What is an interesting point about Malate?
It has a chiral center and only one enantiomer is formed.
What enzyme acts on Malate?
Malate dehydrogenase
What reaction does that of Malate Dehydrogenase resemble?
LDH - lactate dehydrogenase; reversible and does not favor the forward rxn in vivo.
How does the Malate Dehydrogenase reaction proceed if it is unfavorable in vivo?
Oxaloacetate (the product of MDH) reacts with AcCoA and its depletion pulls the rxn along.
What is the yield of the TCA cycle (starting with pyruvate)?
-3 CO2
-1 FADH2
-2 GTP
What is the overall deltaG of TCA?
-18 kcal/mol
What is the deltaG of the equivalent reaction of Pyruvate in a calorimeter?
-285!!! wow we got a lot of energy invested in NADH/FADH2 and GTP.
What is the overall efficiency of pyruvate oxidation?
What did Alexander Ogston figure out?
That the active site of Aconitase only recognizes one configuration of prochiral Citrate
Why does Aconitase only recognize one configuration of citrate?
B/c it has an IronSulfur center that makes it situate that way.
How many TCA turns are required to fully convert the methyl group of AcCoA to CO2?
What are the principal regulatory signals of TCA cycle?
(their ratios)
What is an additional regulator?
What will happen if the cellular metabolic need for E is low?
TCA intermediates will shuttle to other pathways.
At what 3 steps is the TCA cycle regulated?
Irreversible ones:
1. Citrate synthase
2. Isocitrate dehydrogenase
3. a-Ketoglutarate dehydrogenase
What is regulation of Citrate synthase similar to? How is it different?
That of PDH - product inhibition -BUT it is not regulated by phosphorylation
What products inhibit Citrate synthase? What else?
-Succinyl CoA
What inhibits and activates Isocitrate dehydrogenase?
Negative: ATP/NADH

Positive: ADP/NAD+
What inhibits a-Ketoglutarate Dehydrogenase?
Succinyl CoA and NADH
What are the 4 sources of AcCoA for the TCA Cycle?
1. PDH - its whole purpose!
2. FA oxidation
3. Amino acids (Ile/Leu/Trp
4. Ethanol
How many steps are involved in converting Ethanol to Pyruvate?
What are the intermediates in converting Ethanol to Pyruvate?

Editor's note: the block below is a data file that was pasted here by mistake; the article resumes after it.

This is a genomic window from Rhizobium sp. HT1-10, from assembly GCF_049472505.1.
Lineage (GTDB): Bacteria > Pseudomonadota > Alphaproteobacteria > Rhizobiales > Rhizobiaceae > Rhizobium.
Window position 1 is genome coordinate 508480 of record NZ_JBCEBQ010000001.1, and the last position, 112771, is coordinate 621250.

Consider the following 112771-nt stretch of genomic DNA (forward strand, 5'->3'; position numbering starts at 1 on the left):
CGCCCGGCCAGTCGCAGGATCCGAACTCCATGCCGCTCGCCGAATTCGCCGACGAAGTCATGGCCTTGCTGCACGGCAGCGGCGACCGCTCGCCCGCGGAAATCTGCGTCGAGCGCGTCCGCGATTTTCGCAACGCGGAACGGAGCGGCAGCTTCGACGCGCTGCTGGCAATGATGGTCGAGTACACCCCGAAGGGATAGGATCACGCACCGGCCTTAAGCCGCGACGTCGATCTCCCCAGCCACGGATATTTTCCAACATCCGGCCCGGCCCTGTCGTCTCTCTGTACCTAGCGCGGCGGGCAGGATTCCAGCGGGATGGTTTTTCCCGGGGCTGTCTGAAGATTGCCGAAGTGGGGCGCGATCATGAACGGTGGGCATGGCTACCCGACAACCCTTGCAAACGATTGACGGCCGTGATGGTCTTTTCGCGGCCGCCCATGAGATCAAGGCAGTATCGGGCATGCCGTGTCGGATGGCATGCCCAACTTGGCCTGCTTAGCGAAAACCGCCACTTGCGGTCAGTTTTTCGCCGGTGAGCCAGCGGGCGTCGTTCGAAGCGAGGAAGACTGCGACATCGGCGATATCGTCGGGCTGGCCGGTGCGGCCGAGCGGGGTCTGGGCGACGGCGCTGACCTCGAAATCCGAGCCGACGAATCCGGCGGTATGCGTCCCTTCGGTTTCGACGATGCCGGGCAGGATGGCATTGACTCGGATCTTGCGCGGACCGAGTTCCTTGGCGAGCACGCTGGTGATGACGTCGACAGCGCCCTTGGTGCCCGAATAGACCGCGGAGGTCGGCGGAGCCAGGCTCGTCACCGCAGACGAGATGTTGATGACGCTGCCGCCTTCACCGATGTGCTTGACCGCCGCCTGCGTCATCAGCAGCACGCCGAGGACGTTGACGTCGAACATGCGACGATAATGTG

1. Alcohol goes to
2. Acetaldehyde, goes to
3. Acetic acid, goes to
4. Acetyl CoA
What are the enzymes used to convert Ethanol to Pyruvate?
1. Alcohol dehydrogenase (NAD+)
2. Aldehyde Dehydrogenase (NAD+)
3. Acetyl CoA Synthetase (ATP and CoASH)
What enzyme is Acetyl coA comparable to? How are they different?
Succinyl CoA; except it makes GTP by splitting apart the thioester in Succinyl CoA; AcCoA synthetase MAKES an ATP.
What is Alcohol an inhibitor of? How? What results clinically?
Gluconeogenesis; it increases NADH, which inhibits LDH;
No lactate converts -> pyruvate.
So: alcoholics = hypoglycemic
What are cataplerotic reactions?
Ones that deplete intermediates of other cycles/pathways.
What are the 4 Cataplerotic pathways that deplete TCA intermediates?
1. Gluconeogenesis
2. Lipid biosynthesis
3. Amino acid biosynthesis
4. Porphyrin synthesis
What does Gluconeogenesis use thats an intermediate in TCA?
-Malate (-> OAA -> PEP)
(both can get out of mito)
-Oxaloacetate (can't)
What does lipid biosynthesis use thats an intermediate in TCA?
What does Amino Acid Biosynth use thats an intermediate in TCA?
-OAA to make Asp -> Asparagine

-a-KG to make Glu -> Gln
What does Porphryin synthesis use?
Succinyl CoA
What are Anaplerotic reactions?
Ones that replenish TCA cycle intermediates.
What are the 4 Anaplerotic reactions?
1. Pyruvate carboxylase
2. AA degradation
3. Fatty acid degradation
4. Purine NT cycle
What does Pyruvate carboxylase do?
Makes OAA from pyruvate by incorporating CO2 and cleaving ATP
What cofactor does Pyruvate carboxylase require?
What activates Pyruvate carboxylase?
Acumulation of AcCoA
Does high ATP/ADP ratio inhibit pyruvate carboxylase?
NO - if pyruvate has accumulated PC will still kick in; the OAA made will instead go to Malate or Aspartate to form glucose inst of TCA.
How is the conversion from AcCoA making Citrate to making Malate accomplished?
ATP will inhibit citrate synthase and PDH
What FA metabolism can produce TCA intermediates?
Propionyl CoA -> Succinyl CoA
What does the Purine NT cycle contribute to TCA intermediates?
Aspartate -> fumarate